Blue oak woodland, blue oak foothill pine woodland; 10 to 24 percent canopy cover
Oak Cover/Forestry Assessment:
Oak volume ranges from 20 to 170 cubic feet per acre, and 10-year growth rate ranges from 2 to 40 cubic feet per acre. These are not good areas for commercial harvesting activities due to very low stocking and low growth rates. Many open blue oak savannahs lack oak regeneration, especially on low elevation and/or low rainfall zones. Managers should compare current levels of mortality to regeneration. In areas where mortality exceeds regeneration, it may be necessary to adopt management procedures to encourage regeneration.
These areas offer only limited opportunities for hunt clubs in their current condition because of low cover and acorn production. Medium populations of quail can be expected, which can be improved by providing additional water and cover with brush piles. It may be desirable to increase cover if feasible to improve habitat for deer and turkeys.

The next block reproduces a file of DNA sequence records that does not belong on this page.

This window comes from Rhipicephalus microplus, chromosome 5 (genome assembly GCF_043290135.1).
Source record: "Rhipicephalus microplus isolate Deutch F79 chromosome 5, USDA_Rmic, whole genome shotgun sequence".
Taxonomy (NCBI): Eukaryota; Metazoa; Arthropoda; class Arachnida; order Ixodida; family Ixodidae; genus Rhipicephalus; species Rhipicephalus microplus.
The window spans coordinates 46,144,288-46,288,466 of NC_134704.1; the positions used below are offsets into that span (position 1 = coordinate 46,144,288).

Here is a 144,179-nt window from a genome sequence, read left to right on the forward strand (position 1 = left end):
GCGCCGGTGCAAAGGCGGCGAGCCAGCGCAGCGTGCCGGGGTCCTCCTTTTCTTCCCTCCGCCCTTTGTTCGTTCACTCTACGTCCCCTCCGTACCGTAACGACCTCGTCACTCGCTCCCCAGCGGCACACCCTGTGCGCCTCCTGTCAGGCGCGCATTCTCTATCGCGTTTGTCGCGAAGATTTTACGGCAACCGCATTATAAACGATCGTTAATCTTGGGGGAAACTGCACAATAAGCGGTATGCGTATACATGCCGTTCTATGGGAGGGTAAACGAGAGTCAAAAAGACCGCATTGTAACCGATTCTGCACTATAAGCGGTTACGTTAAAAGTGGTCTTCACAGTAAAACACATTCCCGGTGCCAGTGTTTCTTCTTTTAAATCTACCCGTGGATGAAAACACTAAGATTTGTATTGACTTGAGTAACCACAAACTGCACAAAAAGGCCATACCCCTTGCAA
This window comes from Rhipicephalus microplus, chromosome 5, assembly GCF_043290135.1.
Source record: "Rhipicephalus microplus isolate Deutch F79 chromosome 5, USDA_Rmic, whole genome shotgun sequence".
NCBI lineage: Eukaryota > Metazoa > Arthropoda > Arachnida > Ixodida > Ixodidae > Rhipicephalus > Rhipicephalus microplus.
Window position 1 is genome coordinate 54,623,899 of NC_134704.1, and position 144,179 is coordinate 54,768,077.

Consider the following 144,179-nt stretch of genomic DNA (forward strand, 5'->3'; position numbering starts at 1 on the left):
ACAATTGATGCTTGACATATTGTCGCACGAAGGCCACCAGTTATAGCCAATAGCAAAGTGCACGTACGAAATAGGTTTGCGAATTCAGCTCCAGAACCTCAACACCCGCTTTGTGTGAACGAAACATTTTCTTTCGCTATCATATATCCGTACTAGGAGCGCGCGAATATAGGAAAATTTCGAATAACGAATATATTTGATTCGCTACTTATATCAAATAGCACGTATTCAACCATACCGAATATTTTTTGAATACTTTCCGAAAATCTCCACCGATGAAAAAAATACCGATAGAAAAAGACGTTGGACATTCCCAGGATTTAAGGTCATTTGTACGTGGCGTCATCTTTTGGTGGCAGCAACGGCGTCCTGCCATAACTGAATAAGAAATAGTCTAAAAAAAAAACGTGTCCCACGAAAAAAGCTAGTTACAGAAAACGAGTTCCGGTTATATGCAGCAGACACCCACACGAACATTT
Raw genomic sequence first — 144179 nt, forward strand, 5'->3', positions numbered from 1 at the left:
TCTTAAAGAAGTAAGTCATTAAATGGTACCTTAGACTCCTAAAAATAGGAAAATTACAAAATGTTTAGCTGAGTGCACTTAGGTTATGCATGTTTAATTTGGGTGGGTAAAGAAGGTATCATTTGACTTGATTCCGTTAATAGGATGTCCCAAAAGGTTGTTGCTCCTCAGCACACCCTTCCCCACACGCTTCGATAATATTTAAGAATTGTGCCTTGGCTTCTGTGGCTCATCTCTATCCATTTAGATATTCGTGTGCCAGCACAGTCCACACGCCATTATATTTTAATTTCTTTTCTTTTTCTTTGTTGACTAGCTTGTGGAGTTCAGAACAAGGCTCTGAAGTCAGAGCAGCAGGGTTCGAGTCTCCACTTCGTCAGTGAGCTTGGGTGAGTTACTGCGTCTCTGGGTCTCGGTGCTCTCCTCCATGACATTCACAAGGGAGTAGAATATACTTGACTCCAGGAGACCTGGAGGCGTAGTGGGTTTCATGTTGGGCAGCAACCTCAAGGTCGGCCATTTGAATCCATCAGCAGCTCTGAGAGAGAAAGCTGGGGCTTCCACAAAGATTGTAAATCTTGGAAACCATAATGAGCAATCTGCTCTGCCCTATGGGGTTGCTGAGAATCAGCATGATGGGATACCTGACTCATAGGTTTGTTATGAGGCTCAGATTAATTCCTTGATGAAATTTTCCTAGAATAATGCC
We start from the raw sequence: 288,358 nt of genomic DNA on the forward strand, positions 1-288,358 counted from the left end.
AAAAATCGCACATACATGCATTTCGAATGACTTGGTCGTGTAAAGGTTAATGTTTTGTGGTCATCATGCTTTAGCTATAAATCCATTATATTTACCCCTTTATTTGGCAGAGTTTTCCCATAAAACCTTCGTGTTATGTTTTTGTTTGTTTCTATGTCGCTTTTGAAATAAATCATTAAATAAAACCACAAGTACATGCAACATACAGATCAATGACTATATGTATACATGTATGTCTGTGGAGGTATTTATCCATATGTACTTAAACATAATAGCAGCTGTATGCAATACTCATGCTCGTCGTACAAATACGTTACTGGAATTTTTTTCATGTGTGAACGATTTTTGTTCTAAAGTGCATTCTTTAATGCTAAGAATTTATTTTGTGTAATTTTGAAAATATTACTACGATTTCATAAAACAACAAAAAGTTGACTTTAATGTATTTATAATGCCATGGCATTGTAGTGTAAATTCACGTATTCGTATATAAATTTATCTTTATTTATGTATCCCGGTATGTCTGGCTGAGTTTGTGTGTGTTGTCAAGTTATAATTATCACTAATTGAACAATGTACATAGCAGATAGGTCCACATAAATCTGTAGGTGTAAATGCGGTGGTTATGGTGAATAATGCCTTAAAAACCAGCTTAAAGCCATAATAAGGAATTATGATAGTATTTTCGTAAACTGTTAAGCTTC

Wildlife Diversity Assessment:
These open blue oak savannah stands contain both grassland and woodland wildlife species. In general, the habitat is good for open grassland species such as
western meadowlark, but marginal for woodland species such as Pacific-slope flycatchers. Habitat elements, such as riparian zones, snags, trees with cavities, and large woody debris, have an important effect on biodiversity by making habitats more complex. More complex habitats support greater numbers of wildlife. According to the California Wildlife Habitat Relationships system (CWHR) there are 21 amphibian species, 33 reptile species, 73 mammal species, and 137 bird species which are predicted to occur in these habitats if various elements occur. If there are no riparian zones or sources of water, no snags or cavity trees, and no large woody debris or brush piles on the site, the number of vertebrate wildlife species predicted to occur in these habitats falls to 10 amphibian species, 31 reptiles, 39 mammals, and 101 bird species. This points to the importance of maintaining diversity in the habitat elements present in the stand to provide for the highest possible diversity of wildlife species.
Average forage production capability is 3,000 pounds per acre with a range from 1,500 to 4,500 pounds. In low rainfall areas, the presence of scattered trees has been found to increase overall range forage production. However, thistles and other undesirable plants may occur under the tree canopy, although this is not common. Potential for range improvement through seeding, fertilization, and grazing management may increase productivity where production is currently at the lower end of the scale and available soil and soil moisture is not limiting.